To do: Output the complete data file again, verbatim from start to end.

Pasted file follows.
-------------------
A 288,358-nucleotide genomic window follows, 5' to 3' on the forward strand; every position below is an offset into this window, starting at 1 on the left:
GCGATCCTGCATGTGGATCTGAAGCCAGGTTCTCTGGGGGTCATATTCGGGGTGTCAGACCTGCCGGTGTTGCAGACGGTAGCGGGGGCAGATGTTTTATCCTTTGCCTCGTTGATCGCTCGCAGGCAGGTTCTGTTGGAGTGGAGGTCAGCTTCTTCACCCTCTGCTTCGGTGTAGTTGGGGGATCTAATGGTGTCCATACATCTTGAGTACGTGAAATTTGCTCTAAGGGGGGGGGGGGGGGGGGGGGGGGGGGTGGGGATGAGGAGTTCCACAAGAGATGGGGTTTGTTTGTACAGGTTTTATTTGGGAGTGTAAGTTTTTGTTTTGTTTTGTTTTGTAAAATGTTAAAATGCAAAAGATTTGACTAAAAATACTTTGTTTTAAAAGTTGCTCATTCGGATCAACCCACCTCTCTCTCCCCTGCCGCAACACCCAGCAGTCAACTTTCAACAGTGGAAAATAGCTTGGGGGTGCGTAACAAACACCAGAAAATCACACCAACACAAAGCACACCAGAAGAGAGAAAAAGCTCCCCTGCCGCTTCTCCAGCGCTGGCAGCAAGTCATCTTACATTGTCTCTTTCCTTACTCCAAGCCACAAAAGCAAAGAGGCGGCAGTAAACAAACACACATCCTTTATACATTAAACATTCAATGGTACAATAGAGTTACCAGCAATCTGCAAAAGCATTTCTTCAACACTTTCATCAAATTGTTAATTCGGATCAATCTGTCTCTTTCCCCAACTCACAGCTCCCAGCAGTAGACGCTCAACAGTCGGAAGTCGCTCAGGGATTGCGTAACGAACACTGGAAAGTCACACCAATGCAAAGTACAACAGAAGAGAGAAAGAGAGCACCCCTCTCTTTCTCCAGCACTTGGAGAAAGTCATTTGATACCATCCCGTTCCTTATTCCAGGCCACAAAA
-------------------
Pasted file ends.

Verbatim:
A 288,358-nucleotide genomic window follows, 5' to 3' on the forward strand; every position below is an offset into this window, starting at 1 on the left:
GCGATCCTGCATGTGGATCTGAAGCCAGGTTCTCTGGGGGTCATATTCGGGGTGTCAGACCTGCCGGTGTTGCAGACGGTAGCGGGGGCAGATGTTTTATCCTTTGCCTCGTTGATCGCTCGCAGGCAGGTTCTGTTGGAGTGGAGGTCAGCTTCTTCACCCTCTGCTTCGGTGTAGTTGGGGGATCTAATGGTGTCCATACATCTTGAGTACGTGAAATTTGCTCTAAGGGGGGGGGGGGGGGGGGGGGGGGGGGTGGGGATGAGGAGTTCCACAAGAGATGGGGTTTGTTTGTACAGGTTTTATTTGGGAGTGTAAGTTTTTGTTTTGTTTTGTTTTGTAAAATGTTAAAATGCAAAAGATTTGACTAAAAATACTTTGTTTTAAAAGTTGCTCATTCGGATCAACCCACCTCTCTCTCCCCTGCCGCAACACCCAGCAGTCAACTTTCAACAGTGGAAAATAGCTTGGGGGTGCGTAACAAACACCAGAAAATCACACCAACACAAAGCACACCAGAAGAGAGAAAAAGCTCCCCTGCCGCTTCTCCAGCGCTGGCAGCAAGTCATCTTACATTGTCTCTTTCCTTACTCCAAGCCACAAAAGCAAAGAGGCGGCAGTAAACAAACACACATCCTTTATACATTAAACATTCAATGGTACAATAGAGTTACCAGCAATCTGCAAAAGCATTTCTTCAACACTTTCATCAAATTGTTAATTCGGATCAATCTGTCTCTTTCCCCAACTCACAGCTCCCAGCAGTAGACGCTCAACAGTCGGAAGTCGCTCAGGGATTGCGTAACGAACACTGGAAAGTCACACCAATGCAAAGTACAACAGAAGAGAGAAAGAGAGCACCCCTCTCTTTCTCCAGCACTTGGAGAAAGTCATTTGATACCATCCCGTTCCTTATTCCAGGCCACAAAA